AFTER about the third time her inging cell phone interrupted the questions of reporters, 2009 U.S. champion Bridget Sloan received
a piece of advice from someone who’s been
“Bridget, turn it on silent!” ordered Nastia
Liukin, sitting a few feet from Sloan and surrounded by her own cluster of journalists at the
American Airlines Center in Dallas, Aug. 15.
“Sorry,” replied Sloan in a didn’t-realize-it-bothered-you-so-much tone.
Liukin: “You’ve gotta learn these things.”
Chagrined, Sloan shot back, “Yes, ma’am.”
Sure, the Visa Championships had just ended,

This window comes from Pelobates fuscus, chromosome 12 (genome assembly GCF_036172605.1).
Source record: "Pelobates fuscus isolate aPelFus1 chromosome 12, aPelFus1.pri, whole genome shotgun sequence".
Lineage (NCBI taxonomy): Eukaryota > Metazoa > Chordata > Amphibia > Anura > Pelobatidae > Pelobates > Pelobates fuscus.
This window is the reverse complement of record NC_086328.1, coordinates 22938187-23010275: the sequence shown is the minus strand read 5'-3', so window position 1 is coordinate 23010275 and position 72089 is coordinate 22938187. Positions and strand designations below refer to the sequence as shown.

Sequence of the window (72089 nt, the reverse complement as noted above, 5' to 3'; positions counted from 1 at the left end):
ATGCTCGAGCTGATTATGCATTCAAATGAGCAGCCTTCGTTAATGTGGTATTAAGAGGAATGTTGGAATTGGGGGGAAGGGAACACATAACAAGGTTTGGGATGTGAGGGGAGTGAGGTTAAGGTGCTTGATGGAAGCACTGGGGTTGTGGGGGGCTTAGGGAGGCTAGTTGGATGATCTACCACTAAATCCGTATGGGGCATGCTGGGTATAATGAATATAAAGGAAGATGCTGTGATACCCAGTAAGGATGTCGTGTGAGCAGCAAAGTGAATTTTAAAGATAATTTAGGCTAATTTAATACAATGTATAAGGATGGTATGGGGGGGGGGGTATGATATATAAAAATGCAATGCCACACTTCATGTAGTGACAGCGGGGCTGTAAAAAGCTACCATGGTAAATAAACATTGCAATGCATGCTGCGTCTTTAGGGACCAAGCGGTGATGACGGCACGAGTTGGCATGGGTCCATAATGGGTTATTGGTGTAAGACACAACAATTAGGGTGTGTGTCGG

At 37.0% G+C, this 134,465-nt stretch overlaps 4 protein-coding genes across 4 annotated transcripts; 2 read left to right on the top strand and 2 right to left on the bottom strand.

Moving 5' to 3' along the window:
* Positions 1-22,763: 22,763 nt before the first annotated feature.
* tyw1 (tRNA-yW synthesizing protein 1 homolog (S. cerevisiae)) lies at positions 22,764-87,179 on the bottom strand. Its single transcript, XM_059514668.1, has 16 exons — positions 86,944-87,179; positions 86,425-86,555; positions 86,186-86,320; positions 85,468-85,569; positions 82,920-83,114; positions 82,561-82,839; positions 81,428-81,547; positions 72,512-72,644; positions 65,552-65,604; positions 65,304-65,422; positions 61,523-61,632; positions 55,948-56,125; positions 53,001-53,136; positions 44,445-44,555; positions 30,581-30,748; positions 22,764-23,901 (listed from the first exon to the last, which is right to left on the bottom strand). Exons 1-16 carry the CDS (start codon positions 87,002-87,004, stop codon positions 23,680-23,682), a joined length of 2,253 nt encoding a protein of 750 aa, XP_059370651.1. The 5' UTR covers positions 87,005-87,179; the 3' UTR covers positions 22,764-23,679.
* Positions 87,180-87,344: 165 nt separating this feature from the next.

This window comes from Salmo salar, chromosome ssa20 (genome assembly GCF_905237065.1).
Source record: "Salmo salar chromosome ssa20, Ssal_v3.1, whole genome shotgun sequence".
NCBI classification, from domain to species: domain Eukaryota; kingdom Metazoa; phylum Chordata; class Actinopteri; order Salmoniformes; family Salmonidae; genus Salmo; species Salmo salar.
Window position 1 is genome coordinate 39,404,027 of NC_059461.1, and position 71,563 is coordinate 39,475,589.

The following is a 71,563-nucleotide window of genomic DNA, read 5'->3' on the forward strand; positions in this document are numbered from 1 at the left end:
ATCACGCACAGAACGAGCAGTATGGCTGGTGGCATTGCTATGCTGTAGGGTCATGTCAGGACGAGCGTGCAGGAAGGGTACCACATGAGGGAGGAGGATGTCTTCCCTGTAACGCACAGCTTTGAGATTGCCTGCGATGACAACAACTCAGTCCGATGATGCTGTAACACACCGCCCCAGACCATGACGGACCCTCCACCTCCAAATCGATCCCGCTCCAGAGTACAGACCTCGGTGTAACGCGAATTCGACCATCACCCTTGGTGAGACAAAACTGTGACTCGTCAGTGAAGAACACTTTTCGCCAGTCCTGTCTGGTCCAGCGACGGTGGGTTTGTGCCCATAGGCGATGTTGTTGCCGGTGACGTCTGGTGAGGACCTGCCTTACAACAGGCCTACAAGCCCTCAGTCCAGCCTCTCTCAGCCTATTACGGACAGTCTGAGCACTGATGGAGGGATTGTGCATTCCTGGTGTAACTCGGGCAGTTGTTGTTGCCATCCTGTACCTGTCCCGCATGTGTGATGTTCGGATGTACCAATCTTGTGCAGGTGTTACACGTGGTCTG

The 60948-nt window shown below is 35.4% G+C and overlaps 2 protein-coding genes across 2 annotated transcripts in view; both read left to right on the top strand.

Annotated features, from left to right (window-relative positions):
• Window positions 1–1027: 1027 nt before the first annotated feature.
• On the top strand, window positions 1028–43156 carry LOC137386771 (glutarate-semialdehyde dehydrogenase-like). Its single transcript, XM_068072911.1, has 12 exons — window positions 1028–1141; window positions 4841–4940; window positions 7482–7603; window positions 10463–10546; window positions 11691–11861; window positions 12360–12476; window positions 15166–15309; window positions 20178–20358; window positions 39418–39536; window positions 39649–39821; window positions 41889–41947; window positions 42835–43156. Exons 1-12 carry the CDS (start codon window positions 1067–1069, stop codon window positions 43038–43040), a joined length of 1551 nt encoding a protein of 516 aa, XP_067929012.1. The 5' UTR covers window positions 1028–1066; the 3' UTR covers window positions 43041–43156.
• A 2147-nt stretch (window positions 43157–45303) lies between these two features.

with Sloan (Sharp’s Gymnastics) rallying from a
first-day fall on beam to surpass WOGA gymnasts Rebecca Bross and Ivana Hong for her first
national title. But the brief exchange between
Olympic sisters, while spontaneous and humorous on the surface, was also telling on another
Here was the indisputable queen of the Beijing
games—well below her own competitive standards—adjacent to the new 17-year-old princess
of U.S. gymnastics.
You got the feeling that Liukin, who turns 20
on Oct. 30, would have preferred to sit this one
out, but that probably wasn’t an option. Her
Olympian Bridget Sloan assumed
leadership of a U.S. team in transition